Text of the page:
|"Sorry about that. Should have warned you about the cannonball ahead."|
Collins and Hansen offer an anecdote regarding success in naval assault, summed up like this: If you put all your powder into your cannon and fire off one big, uncalibrated cannonball, you're likely to be out a lot of powder and standing slack-jawed while the enemy blasts you out of the water. What's better? Fire a series of carefully-aimed bullets first, figure out just how far away the target is and whether or not you have the wherewithal to reach it, then put the remaining powder behind that one big shot and sink the opponent neatly.
This isn't about actual bullets and cannonballs, as I'm sure my Thinking Horsemen readers already figured out. You're not about blasting your horse (or his competition) out of the show pen. You're about finding pathways to success that actually work. "Bullets" are, by Collins's and Hansen's definition, small, inexpensive (in every sense), non-distracting efforts to move forward or change direction. Cannonballs (and even bigger Bombshells) are massive one-shot changes, do-or-die (sometimes literally) efforts that, on our equestrian playing field, can make or break a horse, a human, and a horse-human relationship.
Here is a reminder of what you're aiming at with all your target-shooting skill:
An example I've heard far too often is the novice horseman who decides s/he has enough know-how to adopt, say, a OTTB or perhaps buy a show horse working outside the new owner's comfort and competency zone. The well-meaning horseman throws caution to the wind, loads the cannon, and in a matter of hours has thrown an unfamiliar horse into a trailer, deposited it at a boarding facility or backyard, and is stunned to discover that there's no instruction manual. Chaos ensues. The horse that was originally the owner's "Dream" (watch the Hempfling video) becomes a nightmare. The owner is over-faced and doesn't even realize it until, still stupid, s/he takes said animal to the next weekend's competition and finishes not just out of the ribbons, but possibly in an ambulance.
What would have been better? First, an honest assessment of the horseman's skill level. We're not good at that, we horse crazies. And if we are surrounded by voices egging us on, the problem multiplies. Figure out what you can actually do by trying it on a rental horse. Lease something above your level, get a trainer to work with you, and test your ability instead of learning on the fly. Bullet.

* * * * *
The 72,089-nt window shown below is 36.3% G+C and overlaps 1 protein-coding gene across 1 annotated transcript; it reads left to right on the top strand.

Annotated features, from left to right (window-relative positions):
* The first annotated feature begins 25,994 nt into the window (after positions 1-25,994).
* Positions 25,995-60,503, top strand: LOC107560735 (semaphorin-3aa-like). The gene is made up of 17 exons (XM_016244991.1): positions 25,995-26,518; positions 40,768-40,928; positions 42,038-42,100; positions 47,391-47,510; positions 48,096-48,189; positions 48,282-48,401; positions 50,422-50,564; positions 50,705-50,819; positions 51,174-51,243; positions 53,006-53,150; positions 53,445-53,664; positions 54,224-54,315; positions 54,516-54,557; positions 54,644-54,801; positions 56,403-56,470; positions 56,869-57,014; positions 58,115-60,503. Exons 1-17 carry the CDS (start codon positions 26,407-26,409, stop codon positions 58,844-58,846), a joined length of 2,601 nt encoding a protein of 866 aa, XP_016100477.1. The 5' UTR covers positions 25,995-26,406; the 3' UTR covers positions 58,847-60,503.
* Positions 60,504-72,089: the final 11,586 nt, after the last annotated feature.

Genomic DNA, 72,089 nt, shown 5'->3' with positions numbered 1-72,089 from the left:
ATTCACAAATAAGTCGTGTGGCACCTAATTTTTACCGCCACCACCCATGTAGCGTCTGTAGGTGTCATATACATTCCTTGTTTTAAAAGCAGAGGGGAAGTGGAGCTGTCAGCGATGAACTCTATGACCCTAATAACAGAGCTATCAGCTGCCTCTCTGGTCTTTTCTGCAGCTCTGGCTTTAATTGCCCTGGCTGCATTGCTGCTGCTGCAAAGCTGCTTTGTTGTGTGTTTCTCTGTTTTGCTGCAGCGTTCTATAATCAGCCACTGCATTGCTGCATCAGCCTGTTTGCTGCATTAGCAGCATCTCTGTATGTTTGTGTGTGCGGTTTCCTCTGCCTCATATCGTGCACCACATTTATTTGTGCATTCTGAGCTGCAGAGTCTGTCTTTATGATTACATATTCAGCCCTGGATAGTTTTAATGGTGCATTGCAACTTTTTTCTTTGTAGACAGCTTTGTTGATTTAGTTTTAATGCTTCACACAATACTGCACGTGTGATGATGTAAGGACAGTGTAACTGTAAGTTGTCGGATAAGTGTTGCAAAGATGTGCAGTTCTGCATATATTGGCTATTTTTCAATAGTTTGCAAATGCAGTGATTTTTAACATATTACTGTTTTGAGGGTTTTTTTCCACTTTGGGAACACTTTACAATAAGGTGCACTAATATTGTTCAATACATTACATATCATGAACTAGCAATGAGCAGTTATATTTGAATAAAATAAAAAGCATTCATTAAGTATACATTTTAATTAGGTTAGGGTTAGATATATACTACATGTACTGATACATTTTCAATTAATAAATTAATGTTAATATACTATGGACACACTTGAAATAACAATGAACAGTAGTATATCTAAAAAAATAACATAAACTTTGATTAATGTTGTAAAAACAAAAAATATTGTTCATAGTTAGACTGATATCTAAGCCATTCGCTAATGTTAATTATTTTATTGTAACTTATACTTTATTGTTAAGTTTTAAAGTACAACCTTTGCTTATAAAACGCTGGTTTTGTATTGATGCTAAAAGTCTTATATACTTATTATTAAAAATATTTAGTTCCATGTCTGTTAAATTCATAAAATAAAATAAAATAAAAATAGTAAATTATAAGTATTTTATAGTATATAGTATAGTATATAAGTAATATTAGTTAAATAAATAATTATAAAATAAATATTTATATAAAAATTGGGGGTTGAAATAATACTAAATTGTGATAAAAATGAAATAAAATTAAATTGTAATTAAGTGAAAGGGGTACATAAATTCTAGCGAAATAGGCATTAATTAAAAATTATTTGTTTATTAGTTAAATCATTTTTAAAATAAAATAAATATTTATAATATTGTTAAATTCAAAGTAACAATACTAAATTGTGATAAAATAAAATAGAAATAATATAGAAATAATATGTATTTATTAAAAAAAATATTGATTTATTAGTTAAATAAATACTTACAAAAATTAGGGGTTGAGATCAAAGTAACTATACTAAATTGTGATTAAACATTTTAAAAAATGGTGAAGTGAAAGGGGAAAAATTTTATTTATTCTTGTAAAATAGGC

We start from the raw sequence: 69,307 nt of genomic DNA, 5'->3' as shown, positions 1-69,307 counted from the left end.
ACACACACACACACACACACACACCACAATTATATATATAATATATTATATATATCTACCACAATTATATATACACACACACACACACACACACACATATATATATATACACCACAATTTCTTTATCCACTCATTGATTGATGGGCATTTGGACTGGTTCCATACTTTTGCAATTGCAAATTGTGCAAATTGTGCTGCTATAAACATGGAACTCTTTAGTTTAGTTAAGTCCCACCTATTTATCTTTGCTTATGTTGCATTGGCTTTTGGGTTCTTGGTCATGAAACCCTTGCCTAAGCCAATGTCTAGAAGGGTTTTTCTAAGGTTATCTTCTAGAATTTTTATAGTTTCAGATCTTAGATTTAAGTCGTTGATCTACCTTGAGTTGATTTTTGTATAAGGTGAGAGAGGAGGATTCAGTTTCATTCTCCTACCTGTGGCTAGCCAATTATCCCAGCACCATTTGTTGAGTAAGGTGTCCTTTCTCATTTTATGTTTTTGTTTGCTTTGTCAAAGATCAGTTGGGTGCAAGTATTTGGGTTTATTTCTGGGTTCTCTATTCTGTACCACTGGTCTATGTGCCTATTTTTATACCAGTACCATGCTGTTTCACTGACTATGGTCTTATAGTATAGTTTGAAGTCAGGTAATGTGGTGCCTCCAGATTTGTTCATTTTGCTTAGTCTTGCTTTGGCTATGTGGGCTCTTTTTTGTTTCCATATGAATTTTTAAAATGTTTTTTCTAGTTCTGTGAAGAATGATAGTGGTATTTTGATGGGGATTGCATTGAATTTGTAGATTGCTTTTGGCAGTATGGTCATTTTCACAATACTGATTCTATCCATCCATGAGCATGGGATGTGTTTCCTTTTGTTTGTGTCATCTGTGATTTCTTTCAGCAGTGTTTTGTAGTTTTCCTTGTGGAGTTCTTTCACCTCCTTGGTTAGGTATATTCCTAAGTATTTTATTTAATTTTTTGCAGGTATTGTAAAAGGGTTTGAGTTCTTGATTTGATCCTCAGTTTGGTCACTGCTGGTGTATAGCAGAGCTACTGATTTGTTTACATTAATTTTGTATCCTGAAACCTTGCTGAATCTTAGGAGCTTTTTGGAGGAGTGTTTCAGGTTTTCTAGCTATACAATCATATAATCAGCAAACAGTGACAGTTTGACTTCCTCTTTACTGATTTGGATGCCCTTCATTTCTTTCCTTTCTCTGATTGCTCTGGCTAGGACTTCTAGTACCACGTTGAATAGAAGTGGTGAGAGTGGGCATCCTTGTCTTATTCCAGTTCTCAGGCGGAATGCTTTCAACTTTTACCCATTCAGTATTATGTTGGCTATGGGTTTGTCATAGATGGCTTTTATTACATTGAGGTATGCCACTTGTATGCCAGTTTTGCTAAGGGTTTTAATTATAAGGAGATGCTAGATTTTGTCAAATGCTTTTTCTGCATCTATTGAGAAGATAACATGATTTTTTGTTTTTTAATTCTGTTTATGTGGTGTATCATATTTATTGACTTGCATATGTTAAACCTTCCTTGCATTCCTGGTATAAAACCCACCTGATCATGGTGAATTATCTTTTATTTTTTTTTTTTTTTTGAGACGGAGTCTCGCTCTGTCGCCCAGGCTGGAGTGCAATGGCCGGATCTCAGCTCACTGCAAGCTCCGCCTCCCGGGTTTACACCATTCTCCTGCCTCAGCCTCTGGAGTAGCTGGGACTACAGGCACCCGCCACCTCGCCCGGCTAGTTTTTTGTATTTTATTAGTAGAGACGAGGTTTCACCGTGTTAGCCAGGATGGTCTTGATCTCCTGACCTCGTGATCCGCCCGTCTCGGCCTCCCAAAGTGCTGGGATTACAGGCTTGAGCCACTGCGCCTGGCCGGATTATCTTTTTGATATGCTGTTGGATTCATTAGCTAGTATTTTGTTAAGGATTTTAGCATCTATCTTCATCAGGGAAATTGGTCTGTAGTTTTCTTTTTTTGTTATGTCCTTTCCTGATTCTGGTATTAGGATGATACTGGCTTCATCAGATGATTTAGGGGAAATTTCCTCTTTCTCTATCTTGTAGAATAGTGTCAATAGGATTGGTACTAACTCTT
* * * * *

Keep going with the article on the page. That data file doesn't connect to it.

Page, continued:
An even more common problem is the new owner who believes that any horse can learn any skill and succeed with just the right handling. Nuh-uh. Not true. Know who your horse is and work within those limits. You brought home a rescue horse and were told he "looks like a jumper"? Try longeing him over cross rails before you even think about jumping aboard and taking that oxer in the cross-country field. Bullet.
A lot of this harks back to the "too many variables" discussion I keep throwing in here. If you are doing too many things at once to try to make change happen, you can't begin to know which of them is working. Even two is too many. I know. I've been there more times than I like to admit, and even now can't figure out whether the final change I'd been working for for so long came about because of the new saddle pad or the new feed supplement. It would take so long to undo both and retry one at a time, that I simply won't have time to do it before other factors intervene to change the playing field. It's a lot easier to add one change (bullet) at a time and see how it goes than to undo and reassess when you've thrown all the changes together (cannonball) into a pile and must un-throw them one at a time until the change reverses itself. Most of us don't have the patience to do that successfully, so don't create that situation in the first place.
Teaser Alert: I'm also in love with the "Twenty-mile March". I'll go there another day. Today I've got bullets ready to go, and I'm aiming to use them.